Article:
Here are some shorter musings on some recent YA reads.
The Lie Tree by Frances Hardinge
I wish someone would have warned me that 2016 was the year the majority of my favorite authors would disappoint me. This book has won a lot of awards (including the Boston Globe Horn Book Award for fiction announced today an hour or so after I finished reading it), yet I feel it is the weakest of all Hardinge's books to date. The concept of the tree itself is intriguing but the way it manifests itself in the narrative is unimpressive. It is a tool of supernatural forces in an otherwise realistic setting that allows the heroine to investigate her father's death, but then conveniently doesn't need to be dealt with further at the end. When you add to that the feeling I could not shake that I was meant to be taking a lesson in how dumb religion is and pure and perfect science is form its thematic presence, well....I lost all tolerance with the book. I would LOVE a book that explores the tension between science and religion with nuance. Hardinge could have done that. She has dealt so well with tricky themes (censorship, imperialistic racism, political and economic oppression) brilliantly before. The difference is here every character and plot point feels manipulated to make her point whereas in her other books they flow naturally out of the intricate worlds and characters she created. Yes, this has won a lot of attention, but I recommend reading pretty much anything else Hardinge has written if you are trying to find a good starting place for her books. (My favorite is A Face Like Glass, which tragically still hasn't been published in the US. But this was. Grrrrr.)
Outrun the Moon by Stacey Lee
Mercy is a progressive and modern female character yet she never feels out of place in this historical setting. Lee did an excellent job of balancing Mercy's independence and drive within the historical constraints of the time. Mercy never felt like a girl out of her time, just one ahead of it. Having a novel about the San Fransisco earthquake told through the eyes of a Chinese heroine is also a great plus. All around this is really good: great story, wonderful characters, just the right amount of romance.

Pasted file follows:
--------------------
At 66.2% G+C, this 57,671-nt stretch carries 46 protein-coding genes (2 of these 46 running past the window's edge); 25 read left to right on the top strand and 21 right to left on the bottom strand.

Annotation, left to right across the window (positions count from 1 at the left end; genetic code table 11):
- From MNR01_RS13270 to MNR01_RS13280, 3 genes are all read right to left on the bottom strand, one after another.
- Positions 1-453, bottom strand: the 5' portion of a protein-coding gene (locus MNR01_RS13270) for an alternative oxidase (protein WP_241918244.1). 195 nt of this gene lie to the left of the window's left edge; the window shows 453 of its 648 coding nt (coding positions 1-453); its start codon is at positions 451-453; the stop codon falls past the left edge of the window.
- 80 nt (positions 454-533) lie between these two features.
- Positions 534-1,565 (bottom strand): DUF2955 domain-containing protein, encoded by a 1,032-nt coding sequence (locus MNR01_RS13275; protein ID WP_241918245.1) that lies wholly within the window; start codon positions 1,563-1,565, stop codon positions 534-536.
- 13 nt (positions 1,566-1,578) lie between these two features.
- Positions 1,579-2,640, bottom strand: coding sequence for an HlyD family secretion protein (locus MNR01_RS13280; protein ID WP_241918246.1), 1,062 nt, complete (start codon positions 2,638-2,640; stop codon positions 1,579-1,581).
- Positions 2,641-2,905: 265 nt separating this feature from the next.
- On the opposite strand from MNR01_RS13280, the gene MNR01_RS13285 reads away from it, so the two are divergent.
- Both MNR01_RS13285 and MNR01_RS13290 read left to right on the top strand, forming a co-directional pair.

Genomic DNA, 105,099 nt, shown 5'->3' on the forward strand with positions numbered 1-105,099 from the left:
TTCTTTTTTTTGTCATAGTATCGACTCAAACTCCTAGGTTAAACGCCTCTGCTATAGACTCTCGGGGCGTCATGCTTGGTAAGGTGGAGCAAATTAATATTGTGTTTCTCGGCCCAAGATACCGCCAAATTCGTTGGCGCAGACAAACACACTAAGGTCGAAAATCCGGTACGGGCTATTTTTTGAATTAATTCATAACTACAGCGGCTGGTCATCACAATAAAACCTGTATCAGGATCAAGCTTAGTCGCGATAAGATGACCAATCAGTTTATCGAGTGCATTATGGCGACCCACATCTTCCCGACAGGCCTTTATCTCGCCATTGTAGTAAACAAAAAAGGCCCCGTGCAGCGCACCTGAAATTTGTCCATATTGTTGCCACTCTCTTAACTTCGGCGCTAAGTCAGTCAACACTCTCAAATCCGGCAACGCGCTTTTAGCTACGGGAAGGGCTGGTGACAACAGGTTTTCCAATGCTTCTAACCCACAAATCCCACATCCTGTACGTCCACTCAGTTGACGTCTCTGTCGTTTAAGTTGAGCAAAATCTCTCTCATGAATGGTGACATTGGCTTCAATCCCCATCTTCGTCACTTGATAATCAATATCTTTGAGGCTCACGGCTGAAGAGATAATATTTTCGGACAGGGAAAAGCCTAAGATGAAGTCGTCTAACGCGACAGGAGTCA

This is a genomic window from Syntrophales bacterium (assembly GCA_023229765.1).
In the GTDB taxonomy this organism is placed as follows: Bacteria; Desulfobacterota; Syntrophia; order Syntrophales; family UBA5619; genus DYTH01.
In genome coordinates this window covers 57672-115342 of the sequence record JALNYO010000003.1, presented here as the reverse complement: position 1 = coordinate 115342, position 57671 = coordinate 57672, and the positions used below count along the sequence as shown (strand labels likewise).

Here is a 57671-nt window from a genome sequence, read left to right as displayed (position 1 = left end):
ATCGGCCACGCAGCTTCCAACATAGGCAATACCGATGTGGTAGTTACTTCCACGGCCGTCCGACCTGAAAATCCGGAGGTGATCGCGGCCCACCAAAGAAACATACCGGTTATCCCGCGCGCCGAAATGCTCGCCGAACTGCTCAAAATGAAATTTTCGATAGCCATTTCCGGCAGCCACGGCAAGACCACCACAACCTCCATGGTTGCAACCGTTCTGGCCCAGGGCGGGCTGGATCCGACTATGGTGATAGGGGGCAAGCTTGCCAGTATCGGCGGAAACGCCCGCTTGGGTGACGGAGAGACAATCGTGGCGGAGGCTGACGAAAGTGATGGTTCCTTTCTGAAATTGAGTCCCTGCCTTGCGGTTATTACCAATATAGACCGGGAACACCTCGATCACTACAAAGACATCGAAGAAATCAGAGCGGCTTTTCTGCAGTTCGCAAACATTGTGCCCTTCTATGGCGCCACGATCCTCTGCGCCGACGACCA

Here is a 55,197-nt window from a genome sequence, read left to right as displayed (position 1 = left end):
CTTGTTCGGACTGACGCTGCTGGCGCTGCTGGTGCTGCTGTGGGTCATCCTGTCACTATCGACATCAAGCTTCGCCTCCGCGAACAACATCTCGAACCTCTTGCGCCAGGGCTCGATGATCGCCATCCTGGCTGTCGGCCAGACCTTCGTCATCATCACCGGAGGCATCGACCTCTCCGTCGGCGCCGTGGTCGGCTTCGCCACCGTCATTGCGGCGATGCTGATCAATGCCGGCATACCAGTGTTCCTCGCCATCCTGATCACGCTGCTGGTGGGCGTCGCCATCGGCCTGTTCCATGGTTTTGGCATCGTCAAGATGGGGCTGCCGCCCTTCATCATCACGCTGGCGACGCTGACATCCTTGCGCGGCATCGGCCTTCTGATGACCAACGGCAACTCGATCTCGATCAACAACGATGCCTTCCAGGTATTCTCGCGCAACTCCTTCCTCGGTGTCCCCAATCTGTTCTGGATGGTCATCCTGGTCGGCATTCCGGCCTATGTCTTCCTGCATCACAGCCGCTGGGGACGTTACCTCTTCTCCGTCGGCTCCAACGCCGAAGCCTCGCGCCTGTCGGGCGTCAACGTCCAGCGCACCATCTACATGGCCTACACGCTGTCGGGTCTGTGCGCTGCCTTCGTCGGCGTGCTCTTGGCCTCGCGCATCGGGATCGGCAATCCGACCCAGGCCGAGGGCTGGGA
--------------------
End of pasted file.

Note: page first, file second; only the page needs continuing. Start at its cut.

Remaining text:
Rook by Sharon Cameron
This book is a lot of fun. It is a futuristic adventurous retelling of The Scarlet Pimpernel. As such, there is a lot of double-speak, spying, melodramatic shenanigans, and a hefty dash of romance. It is just fun. I do wonder how a person who had never read the source material would approach it or respond to the characters. I think a lot of my connection to them came from what I knew the characters in the original. There are some things that don't make a ton of sense to me. Like how centuries into the future France and England are repeating almost exactly the history they lived during the French Revolution. There is also a lot of double and triple crossing in the book that requires a lot of exposition and people explaining themselves. In all honesty it could be shorter. But still. It was fun. And it is a stand alone-a definite plus if you're looking for a read that won't have you anticipating a sequel.
Up to this Pointe by Jennifer Longo
This is a book that is equal parts ballet and science station in Antarctica. I bet no one ever predicted that combination and yet it works incredibly well, because at the heart of both stories is Harper. Harper is a girl who is figuring herself, her future, and what she wants from life out. She has friendship troubles, romantic troubles, and has experienced having her dreams crushed. That is a story any teen can relate to. I thoroughly enjoyed the relationships here and the dialogue. The author is a talented writer. I do think there is a lot that could have been cut out to make it shorter. The author clearly did a lot of research and knew her stuff, but we as readers don't necessarily need all the information she gave us for the story to have impact.